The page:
“True terror is to wake up one morning and discover that your high school class is running the country.”
A lot of teachers can relate to Kurt Vonnegut’s quote. From kindergarten to final year, they’ve seen it all. Here members of this heroic profession share their stories about the hilarious, sweet, droll, and occasionally clueless things their students do or say.
Rock Me, Amadeus
Performing Mozart should have been the highlight of my middle school chorus class. But after a few uninspired attempts, an exasperated student raised her hand and said, “Mrs Willis, we want to sing music from our generation, not yours.” Wendy Willis
Lost in Translation
To my German-language students, I’m “Frau Draper”. One girl gave me a badge she’d made with my name on it. Unfortunately, it wasn’t big enough to include my entire name, which meant that she presented me with a badge that read FRAUD. Cathleen Draper
Why Waste Paper?
I recently asked a student where his homework was. He replied, “It’s still in my pencil.” Larry Timmons
“Don’t do that,” I said when one of my first graders playfully draped a bank note his eyes. “Money is full of germs.”
“It is?” he asked.
“Yes, it’s very dirty.”
He thought about it a moment. “Is that why they call people who have a lot of it ‘filthy rich’?” Elizabeth Webber
Me, Myself and Him
Jimmy had trouble figuring out when to use I instead of me. Then one day, while creating a sentence in front of the first-grade class, Jimmy haltingly said, “I … I … I shut the door.” Realising that he was right, he jumped up and down and shouted, “Me did it!” Susan Williams
My sixth-grade class would not leave me alone for a second. It was a constant stream of “Ms Osborn?” “Ms Osborn?” “Ms Osborn?”
Fed up, I said firmly, “Do you think we could go for just five minutes without anyone saying ‘Ms Osborn’?”
The classroom got quiet. Then, from the back, a soft voice said, “Um … Cyndi?” Cyndi Osborn
During the driver’s education class that my friend taught, a student approached a right turn.
“Use your turn signal,” my friend reminded her.
“No-one’s coming,” said the student.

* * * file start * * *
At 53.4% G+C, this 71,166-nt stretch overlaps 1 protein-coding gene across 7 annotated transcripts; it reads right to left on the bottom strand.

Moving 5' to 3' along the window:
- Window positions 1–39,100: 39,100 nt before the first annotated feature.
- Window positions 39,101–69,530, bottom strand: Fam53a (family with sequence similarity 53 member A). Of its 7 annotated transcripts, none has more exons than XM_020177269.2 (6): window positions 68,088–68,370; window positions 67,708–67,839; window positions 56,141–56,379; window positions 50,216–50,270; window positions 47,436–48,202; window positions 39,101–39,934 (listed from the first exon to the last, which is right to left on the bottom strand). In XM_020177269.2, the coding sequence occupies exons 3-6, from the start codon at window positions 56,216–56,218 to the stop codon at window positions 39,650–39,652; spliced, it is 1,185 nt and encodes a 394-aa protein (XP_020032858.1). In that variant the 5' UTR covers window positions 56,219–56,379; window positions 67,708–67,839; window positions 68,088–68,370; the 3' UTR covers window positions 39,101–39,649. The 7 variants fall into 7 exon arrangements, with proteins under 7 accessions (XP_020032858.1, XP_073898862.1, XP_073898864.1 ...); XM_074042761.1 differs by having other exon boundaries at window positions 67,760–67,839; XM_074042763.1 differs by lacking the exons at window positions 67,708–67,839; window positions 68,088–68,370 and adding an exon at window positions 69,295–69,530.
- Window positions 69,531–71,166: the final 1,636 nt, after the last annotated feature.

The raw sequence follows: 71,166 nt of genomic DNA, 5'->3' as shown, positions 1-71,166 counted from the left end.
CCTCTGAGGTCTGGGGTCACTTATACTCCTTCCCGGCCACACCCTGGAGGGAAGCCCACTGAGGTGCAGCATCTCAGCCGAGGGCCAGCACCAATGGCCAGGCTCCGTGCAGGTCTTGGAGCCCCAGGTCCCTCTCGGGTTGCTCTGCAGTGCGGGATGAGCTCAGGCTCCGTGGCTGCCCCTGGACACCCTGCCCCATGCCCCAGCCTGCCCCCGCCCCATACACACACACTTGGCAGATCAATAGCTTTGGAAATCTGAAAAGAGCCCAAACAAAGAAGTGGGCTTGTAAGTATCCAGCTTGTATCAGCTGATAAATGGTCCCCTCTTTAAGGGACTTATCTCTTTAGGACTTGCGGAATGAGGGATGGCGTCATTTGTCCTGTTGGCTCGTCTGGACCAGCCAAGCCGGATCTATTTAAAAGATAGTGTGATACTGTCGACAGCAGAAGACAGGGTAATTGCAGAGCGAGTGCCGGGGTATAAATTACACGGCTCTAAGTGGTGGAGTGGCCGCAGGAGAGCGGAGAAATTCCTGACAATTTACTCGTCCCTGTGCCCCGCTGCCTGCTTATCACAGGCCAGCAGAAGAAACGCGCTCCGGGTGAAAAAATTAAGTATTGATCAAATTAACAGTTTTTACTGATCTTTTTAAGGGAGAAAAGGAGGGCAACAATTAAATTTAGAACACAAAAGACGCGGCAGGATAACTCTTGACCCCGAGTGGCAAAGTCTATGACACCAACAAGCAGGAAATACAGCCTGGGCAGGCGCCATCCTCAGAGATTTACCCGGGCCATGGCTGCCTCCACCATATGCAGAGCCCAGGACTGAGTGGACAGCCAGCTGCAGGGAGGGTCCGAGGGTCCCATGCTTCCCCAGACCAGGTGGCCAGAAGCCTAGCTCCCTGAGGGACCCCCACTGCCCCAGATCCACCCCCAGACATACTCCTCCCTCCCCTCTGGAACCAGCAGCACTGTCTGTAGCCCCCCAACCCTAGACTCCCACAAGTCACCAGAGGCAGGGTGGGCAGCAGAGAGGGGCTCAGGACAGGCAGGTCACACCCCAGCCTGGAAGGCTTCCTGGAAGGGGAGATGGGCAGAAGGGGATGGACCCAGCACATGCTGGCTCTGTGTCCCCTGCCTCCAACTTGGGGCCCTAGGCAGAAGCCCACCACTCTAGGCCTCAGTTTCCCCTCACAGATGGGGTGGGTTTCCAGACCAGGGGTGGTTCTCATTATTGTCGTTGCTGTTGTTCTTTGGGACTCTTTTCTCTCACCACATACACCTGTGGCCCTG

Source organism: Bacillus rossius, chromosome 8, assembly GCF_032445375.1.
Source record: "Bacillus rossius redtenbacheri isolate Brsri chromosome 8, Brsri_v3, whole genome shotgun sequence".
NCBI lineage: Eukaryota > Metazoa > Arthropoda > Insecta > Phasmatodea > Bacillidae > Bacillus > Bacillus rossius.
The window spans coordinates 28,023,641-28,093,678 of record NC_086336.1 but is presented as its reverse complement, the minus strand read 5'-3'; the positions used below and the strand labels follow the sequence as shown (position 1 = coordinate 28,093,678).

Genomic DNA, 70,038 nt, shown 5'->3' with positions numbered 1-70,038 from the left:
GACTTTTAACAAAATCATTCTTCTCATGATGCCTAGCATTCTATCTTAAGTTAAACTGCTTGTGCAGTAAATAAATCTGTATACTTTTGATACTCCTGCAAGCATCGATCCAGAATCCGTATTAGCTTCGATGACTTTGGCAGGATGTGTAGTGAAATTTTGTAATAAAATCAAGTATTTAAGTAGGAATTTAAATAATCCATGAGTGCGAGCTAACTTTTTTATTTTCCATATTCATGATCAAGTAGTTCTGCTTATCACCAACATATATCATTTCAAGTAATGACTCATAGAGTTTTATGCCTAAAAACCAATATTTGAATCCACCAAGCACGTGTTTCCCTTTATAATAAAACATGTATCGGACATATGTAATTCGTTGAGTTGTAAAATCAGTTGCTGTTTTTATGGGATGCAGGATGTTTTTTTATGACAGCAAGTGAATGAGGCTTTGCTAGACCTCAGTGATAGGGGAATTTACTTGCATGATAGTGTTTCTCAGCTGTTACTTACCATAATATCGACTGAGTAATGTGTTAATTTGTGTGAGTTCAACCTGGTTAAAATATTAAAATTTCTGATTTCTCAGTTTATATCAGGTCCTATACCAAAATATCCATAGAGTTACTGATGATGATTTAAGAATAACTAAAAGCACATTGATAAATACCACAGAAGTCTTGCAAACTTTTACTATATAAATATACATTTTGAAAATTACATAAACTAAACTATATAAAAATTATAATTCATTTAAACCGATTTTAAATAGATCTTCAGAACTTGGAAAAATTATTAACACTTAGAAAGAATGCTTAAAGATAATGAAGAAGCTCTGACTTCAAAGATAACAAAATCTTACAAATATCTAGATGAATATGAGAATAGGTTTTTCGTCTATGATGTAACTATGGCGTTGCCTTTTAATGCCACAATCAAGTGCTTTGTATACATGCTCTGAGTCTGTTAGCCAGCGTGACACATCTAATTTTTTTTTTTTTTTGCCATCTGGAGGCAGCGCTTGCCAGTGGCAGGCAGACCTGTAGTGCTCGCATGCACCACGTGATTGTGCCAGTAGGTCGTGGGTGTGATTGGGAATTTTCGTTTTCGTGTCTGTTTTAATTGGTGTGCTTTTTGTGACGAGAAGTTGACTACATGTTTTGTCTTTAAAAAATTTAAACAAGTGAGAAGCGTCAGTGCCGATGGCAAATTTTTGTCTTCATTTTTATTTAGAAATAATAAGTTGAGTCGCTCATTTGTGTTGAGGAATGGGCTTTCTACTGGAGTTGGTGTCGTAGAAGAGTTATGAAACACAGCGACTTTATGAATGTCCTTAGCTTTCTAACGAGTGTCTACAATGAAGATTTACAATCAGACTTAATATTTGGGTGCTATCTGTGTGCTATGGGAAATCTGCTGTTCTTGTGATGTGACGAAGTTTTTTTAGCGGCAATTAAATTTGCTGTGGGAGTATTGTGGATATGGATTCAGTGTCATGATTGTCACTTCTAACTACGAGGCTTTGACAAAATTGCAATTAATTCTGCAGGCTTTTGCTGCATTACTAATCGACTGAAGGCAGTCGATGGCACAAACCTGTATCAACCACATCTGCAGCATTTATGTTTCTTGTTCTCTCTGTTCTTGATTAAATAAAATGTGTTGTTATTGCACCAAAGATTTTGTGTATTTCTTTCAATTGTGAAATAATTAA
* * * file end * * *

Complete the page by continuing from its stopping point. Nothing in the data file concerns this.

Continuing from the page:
“It doesn’t matter. It might help those behind you.”
Chastened, the student turned around to the students in the back seat and said, “I’m turning right up ahead.” Joseph Wagner
Thanks for the Help
On the last day of the year, my first graders gave me beautiful handwritten letters. As I read them aloud, my emotions got the better of me, and I started to choke up.
“I’m sorry,” I said. “I’m having a hard time reading.”
One of my students said, “Just sound it out.” Cindy Bugg
The kids were painting a project for social studies and got some paint on the floor. Fearing someone might slip, I asked a student to take care of it.
A few minutes later, a piece of paper appeared on the floor with the words Caution – Wet Paint. Christy Knopp
Let’s Ask the Professor
During snack time, a kindergarten pupil asked why some raisins were yellow while others were black. I didn’t know the answer, so I asked my friend, a first-grade teacher, if she knew. “Yellow raisins are made from green grapes, and black raisins are made from red grapes,” she explained.
One little boy suggested, “Maybe that’s why she teaches first grade, because she’s just a little bit smarter than you.” Erica Coles
“In Franz Kafka’s The Metamorphosis,” I said to my English class, “a man, discontented with his life, wakes up to find he has been transformed into a large, disgusting insect.”
A student thrust her hand into the air and asked, “So is this fiction or nonfiction?” Diane Sturgeon
I assigned my third-grade class the task of drawing one of Christopher Columbus’s three ships. I had no sooner sat down when a boy came up with his paper, which had a lone dot in the middle.
“What’s that?” I asked.
He replied, “That’s Columbus, way out to sea.” Dale Barrett
Why, Thank You
As I welcomed my first-grade students into the classroom, one little girl noticed my polka-dot blouse and paid me the ultimate first-grade compliment: “Oh, you look so beautiful – just like a clown.” Priscilla Sawicki
Halfway through the semester, I discovered that a student was retaking my course, even though he’d gotten an A- the first time through. When I asked him why, he had no recollection of having taken the class before.
“But you know,” he said, after mulling it over, “I thought some of this seemed familiar. I just couldn’t remember where I’d heard it before.” Lawanna Lancaster
Sticks and Stones
“I got called the g word,” sobbed a third-grade girl.
“OK. Let’s calm down,” I said, kneeling beside her. “Now, exactly what were you called?”
Between sobs she blurted, “G …g … jerk!” Steve Wright
Everybody’s a Critic
A student in my English class gave a big thumbs down to the autobiography he’d read. His reason: “The author talks about only himself.” Ruth Hunter
It Doesn’t Add Up
When one girl had finished the English portion of the examination, she removed her glasses and started the maths questions.
“Why aren’t you wearing your glasses?” she was asked.
She responded, “My glasses are for reading, not mathematics.” Kathy Olson
Fluent in English
Our assistant principal called in one of my underperforming “Introduction to Spanish” pupils to ask why he was having trouble with the subject.
“I don’t know. I just don’t understand Ms Behr,” the boy said. “It’s like she’s speaking another language.” Marcia Behr
Figure of Speech
After a colleague had finished his English lecture and his class had filed out, a student stayed behind to confront him.
“I don’t appreciate being singled out,” he told his teacher.
The teacher was confused. “What do you mean?”
“I don’t know what the ‘oxy’ part means, but I know what a ‘moron’ is, and you looked straight at me when you said it.” Jannie Smith